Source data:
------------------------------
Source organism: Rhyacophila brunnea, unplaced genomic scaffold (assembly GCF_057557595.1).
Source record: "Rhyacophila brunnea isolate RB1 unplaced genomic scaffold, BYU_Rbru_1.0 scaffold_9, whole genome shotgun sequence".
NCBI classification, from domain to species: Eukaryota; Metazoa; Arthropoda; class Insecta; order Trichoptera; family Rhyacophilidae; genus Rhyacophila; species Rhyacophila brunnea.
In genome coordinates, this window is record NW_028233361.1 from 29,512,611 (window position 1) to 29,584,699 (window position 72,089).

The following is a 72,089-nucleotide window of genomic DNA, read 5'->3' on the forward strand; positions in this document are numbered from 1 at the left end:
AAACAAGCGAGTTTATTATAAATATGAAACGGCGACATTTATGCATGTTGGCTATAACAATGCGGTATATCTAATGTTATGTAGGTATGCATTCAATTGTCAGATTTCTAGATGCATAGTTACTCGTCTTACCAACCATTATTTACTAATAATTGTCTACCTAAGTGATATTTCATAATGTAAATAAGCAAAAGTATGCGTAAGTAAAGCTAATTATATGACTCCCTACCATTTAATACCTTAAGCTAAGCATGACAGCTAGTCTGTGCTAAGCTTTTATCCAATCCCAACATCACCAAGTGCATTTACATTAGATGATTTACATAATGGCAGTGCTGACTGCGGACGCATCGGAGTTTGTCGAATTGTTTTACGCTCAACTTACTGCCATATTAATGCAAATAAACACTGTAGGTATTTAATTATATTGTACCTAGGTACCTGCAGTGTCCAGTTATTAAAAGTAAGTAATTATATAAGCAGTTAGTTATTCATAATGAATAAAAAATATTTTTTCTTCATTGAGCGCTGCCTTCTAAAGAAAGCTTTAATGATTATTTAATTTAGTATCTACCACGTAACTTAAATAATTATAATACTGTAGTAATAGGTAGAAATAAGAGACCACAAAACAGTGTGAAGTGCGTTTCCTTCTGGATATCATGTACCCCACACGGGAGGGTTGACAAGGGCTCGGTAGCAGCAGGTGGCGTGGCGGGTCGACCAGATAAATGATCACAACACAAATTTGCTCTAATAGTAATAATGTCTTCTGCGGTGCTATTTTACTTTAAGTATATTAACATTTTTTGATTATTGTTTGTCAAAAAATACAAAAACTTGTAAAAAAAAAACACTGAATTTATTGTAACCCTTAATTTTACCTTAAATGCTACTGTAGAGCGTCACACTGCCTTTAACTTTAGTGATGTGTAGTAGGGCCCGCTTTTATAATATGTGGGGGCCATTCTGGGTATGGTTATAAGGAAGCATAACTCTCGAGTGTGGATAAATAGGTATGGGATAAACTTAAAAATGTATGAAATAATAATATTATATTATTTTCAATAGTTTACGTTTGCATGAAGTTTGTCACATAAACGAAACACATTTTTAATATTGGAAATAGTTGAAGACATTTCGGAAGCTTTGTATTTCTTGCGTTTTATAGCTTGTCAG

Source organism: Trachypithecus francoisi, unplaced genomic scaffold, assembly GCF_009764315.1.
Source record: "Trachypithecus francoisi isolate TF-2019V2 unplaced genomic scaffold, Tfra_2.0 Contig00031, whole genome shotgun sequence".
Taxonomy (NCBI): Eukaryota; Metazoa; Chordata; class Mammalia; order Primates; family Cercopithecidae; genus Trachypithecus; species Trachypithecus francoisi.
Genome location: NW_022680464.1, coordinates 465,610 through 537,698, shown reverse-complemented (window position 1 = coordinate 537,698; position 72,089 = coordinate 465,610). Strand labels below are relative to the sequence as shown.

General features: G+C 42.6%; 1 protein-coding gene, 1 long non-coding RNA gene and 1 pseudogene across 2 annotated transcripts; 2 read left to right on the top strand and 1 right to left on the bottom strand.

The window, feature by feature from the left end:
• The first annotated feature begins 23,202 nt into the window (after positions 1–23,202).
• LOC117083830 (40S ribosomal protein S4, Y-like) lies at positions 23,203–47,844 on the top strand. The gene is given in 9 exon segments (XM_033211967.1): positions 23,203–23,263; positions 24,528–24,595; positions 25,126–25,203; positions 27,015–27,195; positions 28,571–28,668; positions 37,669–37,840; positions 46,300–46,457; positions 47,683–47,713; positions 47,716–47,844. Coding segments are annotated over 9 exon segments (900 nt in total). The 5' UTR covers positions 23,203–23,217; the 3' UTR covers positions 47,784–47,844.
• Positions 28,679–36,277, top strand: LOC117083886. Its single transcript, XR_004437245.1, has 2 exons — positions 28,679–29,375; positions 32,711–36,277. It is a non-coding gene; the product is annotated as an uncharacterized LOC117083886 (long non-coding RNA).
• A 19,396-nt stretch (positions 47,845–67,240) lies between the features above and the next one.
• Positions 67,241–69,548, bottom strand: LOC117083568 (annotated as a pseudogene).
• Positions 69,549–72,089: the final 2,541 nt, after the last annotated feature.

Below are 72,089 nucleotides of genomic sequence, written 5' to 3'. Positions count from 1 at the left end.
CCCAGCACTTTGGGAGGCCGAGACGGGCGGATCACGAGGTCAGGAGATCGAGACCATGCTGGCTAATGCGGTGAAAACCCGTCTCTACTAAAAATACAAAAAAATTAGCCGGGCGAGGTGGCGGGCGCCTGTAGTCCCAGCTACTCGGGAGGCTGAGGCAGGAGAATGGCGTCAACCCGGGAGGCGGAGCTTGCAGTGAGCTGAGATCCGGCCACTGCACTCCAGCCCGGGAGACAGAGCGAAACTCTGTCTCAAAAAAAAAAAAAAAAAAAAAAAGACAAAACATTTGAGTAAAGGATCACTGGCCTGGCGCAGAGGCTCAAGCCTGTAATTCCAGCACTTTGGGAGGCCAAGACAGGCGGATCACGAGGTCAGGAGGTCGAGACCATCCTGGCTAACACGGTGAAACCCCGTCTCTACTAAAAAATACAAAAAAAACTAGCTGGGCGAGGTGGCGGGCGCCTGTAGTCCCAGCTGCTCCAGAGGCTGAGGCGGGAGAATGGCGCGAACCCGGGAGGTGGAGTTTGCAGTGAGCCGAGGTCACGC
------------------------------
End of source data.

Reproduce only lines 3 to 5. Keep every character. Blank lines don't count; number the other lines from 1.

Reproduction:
NCBI classification, from domain to species: Eukaryota; Metazoa; Arthropoda; class Insecta; order Trichoptera; family Rhyacophilidae; genus Rhyacophila; species Rhyacophila brunnea.
In genome coordinates, this window is record NW_028233361.1 from 29,512,611 (window position 1) to 29,584,699 (window position 72,089).

The following is a 72,089-nucleotide window of genomic DNA, read 5'->3' on the forward strand; positions in this document are numbered from 1 at the left end: